An insurance company may want to inspect your home for one of several reasons. These are the top four reasons an insurance company will contact you to inspect your home:
- Your home value is higher than average, and the insurance company or your broker wants to verify the value with a professional inspection. When you first insure your home a broker may use a tool to do an estimated reconstruction cost of your home. But a broker is not a professional evaluator, they are only using a tool to help get an approximate estimate based on information you have provided. Any time there is a doubt that the basic calculation may be off, or if a home has special features, a broker or an insurance company may decide it is better to go and do an inspection to make sure you are not over-insured or under-insured.
- You have recently had major renovations or have ongoing renovations or a major change in your home value. In cases like this, the insurance company or broker may want to send an inspector to check the progress of the work or see what the total end value of the home will be. Again, this is to make sure everything is going smoothly; it gives the insurance company an opportunity to make recommendations for risk management and safety, and then also ensures that if you have a claim, you will be compensated properly.
- You have had a claim, and the insurance company wants to verify loss damage or progress of repairs. Any time you have a claim, an adjuster will visit your property and take a look at the damage. This is part of the claims process and helps the insurance company in determining the loss. Sometimes after a major claim, an insurance company will inspect the property to see how everything ended up once you rebuilt. Again, the main reason is to ensure the condition of the property and verify the reconstruction value for your insurance policy.
- You have auxiliary heating or other features in a home that can cause increased risks for claims.
What To Expect in a Home Inspection For Insurance
When an insurance company is going to inspect your property, they will usually contact you and make an appointment to visit the premises when you are available. It may seem intimidating to have the insurance company inspector come to visit, but it’s important to remember that the inspector is coming to verify the value of the home to make sure that you are insured properly.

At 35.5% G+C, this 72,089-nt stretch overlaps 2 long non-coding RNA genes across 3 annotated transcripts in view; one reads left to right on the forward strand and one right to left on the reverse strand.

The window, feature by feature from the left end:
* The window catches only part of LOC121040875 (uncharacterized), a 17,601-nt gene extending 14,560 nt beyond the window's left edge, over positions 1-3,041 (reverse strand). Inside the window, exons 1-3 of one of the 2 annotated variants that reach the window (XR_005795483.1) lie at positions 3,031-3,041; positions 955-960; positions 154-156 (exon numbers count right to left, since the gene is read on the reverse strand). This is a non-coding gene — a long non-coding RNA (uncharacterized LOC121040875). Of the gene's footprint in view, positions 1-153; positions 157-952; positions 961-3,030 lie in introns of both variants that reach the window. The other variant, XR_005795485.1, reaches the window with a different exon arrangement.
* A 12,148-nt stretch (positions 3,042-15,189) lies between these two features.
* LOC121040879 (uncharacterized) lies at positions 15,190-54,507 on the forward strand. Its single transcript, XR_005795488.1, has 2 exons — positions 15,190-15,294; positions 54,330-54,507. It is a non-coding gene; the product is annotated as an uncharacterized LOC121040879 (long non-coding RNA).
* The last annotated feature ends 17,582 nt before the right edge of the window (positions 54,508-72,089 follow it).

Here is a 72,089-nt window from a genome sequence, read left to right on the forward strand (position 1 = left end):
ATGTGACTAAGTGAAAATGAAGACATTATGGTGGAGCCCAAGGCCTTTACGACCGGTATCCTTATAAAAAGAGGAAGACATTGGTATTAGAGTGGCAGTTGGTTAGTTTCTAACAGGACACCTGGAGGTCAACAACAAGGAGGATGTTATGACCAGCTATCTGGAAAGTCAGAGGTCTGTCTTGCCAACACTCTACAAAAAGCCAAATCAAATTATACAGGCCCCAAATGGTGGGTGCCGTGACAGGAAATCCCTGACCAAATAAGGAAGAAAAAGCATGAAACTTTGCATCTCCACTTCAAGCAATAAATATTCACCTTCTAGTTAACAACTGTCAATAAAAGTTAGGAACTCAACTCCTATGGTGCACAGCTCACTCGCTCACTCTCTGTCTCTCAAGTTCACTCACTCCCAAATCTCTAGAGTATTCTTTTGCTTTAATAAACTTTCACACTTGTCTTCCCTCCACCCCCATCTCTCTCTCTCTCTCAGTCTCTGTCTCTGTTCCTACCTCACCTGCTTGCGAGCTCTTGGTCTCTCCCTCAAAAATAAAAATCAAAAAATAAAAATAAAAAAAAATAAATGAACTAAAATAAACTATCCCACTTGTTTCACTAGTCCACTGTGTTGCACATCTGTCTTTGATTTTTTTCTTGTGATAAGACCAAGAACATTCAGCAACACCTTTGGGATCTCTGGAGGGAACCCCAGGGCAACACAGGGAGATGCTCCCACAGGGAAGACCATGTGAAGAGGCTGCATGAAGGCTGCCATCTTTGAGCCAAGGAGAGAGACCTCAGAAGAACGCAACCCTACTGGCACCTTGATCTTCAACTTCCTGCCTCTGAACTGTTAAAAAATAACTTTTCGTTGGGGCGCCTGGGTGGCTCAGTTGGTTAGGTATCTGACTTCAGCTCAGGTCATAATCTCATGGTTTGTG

Usually, a home inspector will do the following during an inspection:
- Take measurements of the living area.
- Take notes and pictures of any special features of your home or artwork or items of special value that you may want on record if you had a claim
- Identify any potential liability risks, such as stairs without railings or rooms full of clutter, that could be a fire hazard.
- Ask you questions about renovations and updates to heating, plumbing, electricity, water and oil tanks.
- Take note if you have any auxiliary heating like a wood stove or fireplace. They will also check to see if they are approved to safety standards.
- May ask to see your alarm system, or any other safety features you have in your home like water backup valves or sump pumps which help prevent water damage.
How to Prepare For a Home Inspection
You don’t need a lot of documents to prepare for a home inspection. Sometimes the inspector will ask for a copy of your certificate of location. This is to help them get the proper measurements of the home, as well as become aware of any special situations or acquired rights on the property lines.
You may also consider having a copy of your alarm certificate handy so that the inspector can confirm the type of alarm system you have and make sure you get all the discounts.
What Happens After A Home Inspection?
After a home inspection, the inspector will likely tell you any observations they think are important. They will not be able to tell you the reconstruction value of the home on the spot, but often they can tell you about recommendations they will be making. This is also an opportunity for you to ask questions and get clarification.